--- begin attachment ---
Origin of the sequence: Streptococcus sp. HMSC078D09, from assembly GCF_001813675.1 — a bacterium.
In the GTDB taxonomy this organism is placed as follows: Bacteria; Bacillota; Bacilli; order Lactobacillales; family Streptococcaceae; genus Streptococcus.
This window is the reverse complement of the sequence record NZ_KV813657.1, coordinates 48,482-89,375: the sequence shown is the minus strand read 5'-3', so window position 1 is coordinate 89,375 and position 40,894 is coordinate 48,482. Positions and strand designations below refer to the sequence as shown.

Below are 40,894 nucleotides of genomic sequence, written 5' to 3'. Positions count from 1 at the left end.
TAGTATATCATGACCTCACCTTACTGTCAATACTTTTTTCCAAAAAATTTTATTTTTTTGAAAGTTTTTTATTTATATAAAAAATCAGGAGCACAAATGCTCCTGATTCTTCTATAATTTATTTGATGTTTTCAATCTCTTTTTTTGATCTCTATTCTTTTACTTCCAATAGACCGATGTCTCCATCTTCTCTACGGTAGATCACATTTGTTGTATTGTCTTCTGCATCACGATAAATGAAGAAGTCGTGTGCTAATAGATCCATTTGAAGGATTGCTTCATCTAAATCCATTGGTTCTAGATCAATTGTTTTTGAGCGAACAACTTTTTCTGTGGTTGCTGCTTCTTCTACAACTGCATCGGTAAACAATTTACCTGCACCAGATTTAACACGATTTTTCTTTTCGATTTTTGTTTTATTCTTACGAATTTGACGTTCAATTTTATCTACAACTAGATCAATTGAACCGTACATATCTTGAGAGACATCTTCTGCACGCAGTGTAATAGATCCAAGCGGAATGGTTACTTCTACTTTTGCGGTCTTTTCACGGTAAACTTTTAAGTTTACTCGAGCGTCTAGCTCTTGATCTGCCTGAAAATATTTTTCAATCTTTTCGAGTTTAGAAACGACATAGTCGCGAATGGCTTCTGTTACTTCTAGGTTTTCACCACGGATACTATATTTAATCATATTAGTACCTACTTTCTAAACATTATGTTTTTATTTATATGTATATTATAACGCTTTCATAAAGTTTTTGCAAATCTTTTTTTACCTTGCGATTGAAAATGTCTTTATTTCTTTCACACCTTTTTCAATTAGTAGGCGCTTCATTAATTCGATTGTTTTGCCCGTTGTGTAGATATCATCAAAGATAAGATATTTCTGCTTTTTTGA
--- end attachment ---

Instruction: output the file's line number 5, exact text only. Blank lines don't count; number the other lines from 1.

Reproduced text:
TAGTATATCATGACCTCACCTTACTGTCAATACTTTTTTCCAAAAAATTTTATTTTTTTGAAAGTTTTTTATTTATATAAAAAATCAGGAGCACAAATGCTCCTGATTCTTCTATAATTTATTTGATGTTTTCAATCTCTTTTTTTGATCTCTATTCTTTTACTTCCAATAGACCGATGTCTCCATCTTCTCTACGGTAGATCACATTTGTTGTATTGTCTTCTGCATCACGATAAATGAAGAAGTCGTGTGCTAATAGATCCATTTGAAGGATTGCTTCATCTAAATCCATTGGTTCTAGATCAATTGTTTTTGAGCGAACAACTTTTTCTGTGGTTGCTGCTTCTTCTACAACTGCATCGGTAAACAATTTACCTGCACCAGATTTAACACGATTTTTCTTTTCGATTTTTGTTTTATTCTTACGAATTTGACGTTCAATTTTATCTACAACTAGATCAATTGAACCGTACATATCTTGAGAGACATCTTCTGCACGCAGTGTAATAGATCCAAGCGGAATGGTTACTTCTACTTTTGCGGTCTTTTCACGGTAAACTTTTAAGTTTACTCGAGCGTCTAGCTCTTGATCTGCCTGAAAATATTTTTCAATCTTTTCGAGTTTAGAAACGACATAGTCGCGAATGGCTTCTGTTACTTCTAGGTTTTCACCACGGATACTATATTTAATCATATTAGTACCTACTTTCTAAACATTATGTTTTTATTTATATGTATATTATAACGCTTTCATAAAGTTTTTGCAAATCTTTTTTTACCTTGCGATTGAAAATGTCTTTATTTCTTTCACACCTTTTTCAATTAGTAGGCGCTTCATTAATTCGATTGTTTTGCCCGTTGTGTAGATATCATCAAAGATAAGATATTTCTGCTTTTTTGA